Las Vegas (CNN) -- "Movie theaters will never, ever go away," despite improved and cheaper home theater systems and the quicker availability of new film releases on DVD and online, producer George Lucas says.
The "Star Wars" producer's optimism about the future of community cinemas was shared by other producers and industry executives interviewed by CNN this week at CinemaCon, the theater owner's annual convention.
"It's been human nature over centuries, going back to the Greek tragedies, to seek out the communal entertainment experience," said "Titanic" and "Avatar" producer Jon Landau.
The arrival of digital technology is saving the community theater, DreamWorks Animation CEO Jeffrey Katzenberg said.
"People want a special experience in the movie theaters and today we actually, more than ever before, have the technical and the artistic tools to be able to do that," DreamWorks Animation CEO Jeffrey Katzenberg said. "I actually believe we're going to have a renaissance in terms of the theater experience."
The "communal experience" of watching with others in a theater makes a movie better, Katzenberg said.
"Funny movies are funnier, scary movies are scarier, actions movies are more exciting. There's an energy," he said. "There's a connectivity that happens when people get together, and that's what movies and movie theaters do."
Animated 3-D blockbusters are about to get easier to create because faster computer tools are being developed for animators, Katzenberg said.
Director James Cameron, who pushed 3-D movies to a new level with "Avatar," said 3-D on the screen will get even better by the time "Avatar 2" hits theaters.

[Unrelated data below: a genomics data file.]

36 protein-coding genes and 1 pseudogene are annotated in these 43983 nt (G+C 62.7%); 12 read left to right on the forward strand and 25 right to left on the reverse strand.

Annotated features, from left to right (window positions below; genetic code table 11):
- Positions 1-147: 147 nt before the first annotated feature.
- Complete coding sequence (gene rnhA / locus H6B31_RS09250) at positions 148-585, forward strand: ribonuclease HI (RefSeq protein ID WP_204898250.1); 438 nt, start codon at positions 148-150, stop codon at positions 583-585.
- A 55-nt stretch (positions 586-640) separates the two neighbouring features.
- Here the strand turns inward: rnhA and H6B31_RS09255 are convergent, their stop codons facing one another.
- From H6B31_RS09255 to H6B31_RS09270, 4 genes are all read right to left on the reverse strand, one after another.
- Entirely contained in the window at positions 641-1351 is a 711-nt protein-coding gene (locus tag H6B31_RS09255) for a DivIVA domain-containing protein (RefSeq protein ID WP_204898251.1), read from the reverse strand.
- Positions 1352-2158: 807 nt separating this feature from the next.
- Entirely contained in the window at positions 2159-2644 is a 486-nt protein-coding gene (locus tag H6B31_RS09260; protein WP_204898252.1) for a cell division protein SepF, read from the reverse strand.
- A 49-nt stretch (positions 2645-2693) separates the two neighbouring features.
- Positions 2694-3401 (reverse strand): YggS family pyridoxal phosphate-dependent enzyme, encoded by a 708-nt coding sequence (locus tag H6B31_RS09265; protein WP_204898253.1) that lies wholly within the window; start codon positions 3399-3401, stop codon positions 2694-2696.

"People are complaining some of the 3-D theaters are dark. Well, I'm going to talk to the theater owners about getting those light levels up," Cameron said. "That's really important, because when you put the glasses on, the screen gets a little darker."
The next "Avatar" will also be dramatically sharper because Cameron will increase the 24 frames projected on the screen every second to 60 frames, something made possible by the conversion of theaters to digital technology, he said.
John Fithian, president of the National Association of Theatre Owners, predicts that within two years all American movie theaters will have converted from film reels to digital projectors.
"The transition from cinemas using film technology to digital is happening really rapidly," he said. "Probably by the end of 2013 it won't make economic sense to use film anymore, so we'll be a completely converted business by then."
Box office receipts, thanks to blockbusters such as "Avatar," have been "pretty stable" in past five years, despite video downloads and better home theater systems, Fithian said.
The only technology that actually had a negative impact on theater admissions was when televisions first entered homes in the late 1940s and early 1950s, he said.
"Since then, however, with each advent of a new technology in the home, our theater business has continued to grow," he said. "Through VHS and DVD and Blu-ray and now video on demand, people who like movies in the home are the same people who love to come out to the cinema to watch movies because movie lovers are movie lovers everywhere."
Industry research shows that the more types of technology people have in their homes to watch movies, the more often they come out to the cinemas as well, he said.
One innovation that theater owners are fighting is the possibility that studios will narrow the time between a film's release at theaters and when it can be downloaded at home or purchased on DVD.
Christopher Dodd, the former U.S. senator who took over last week as chairman of the Motion Picture Association of America, said the studios will never release movies on DVD or online the same day as a theatrical release.
"If it's not in the theater first, and has that space, then it's hard, in many ways, to imagine how well that product can do in the absence of that experience," Dodd said.
Dodd's group, which is composed of the major movie studios, is most concerned about the money lost from people stealing movies and selling pirated copies.
He said it is not a victimless crime, because it robs money from the paychecks of the two million Americans who work in movie-related jobs.
But no matter how many low-resolution copies of a movie are available, Lucas said the movie-going experience will not be diluted.
It is "a good night out, and you can't get that on an iPhone," Lucas said.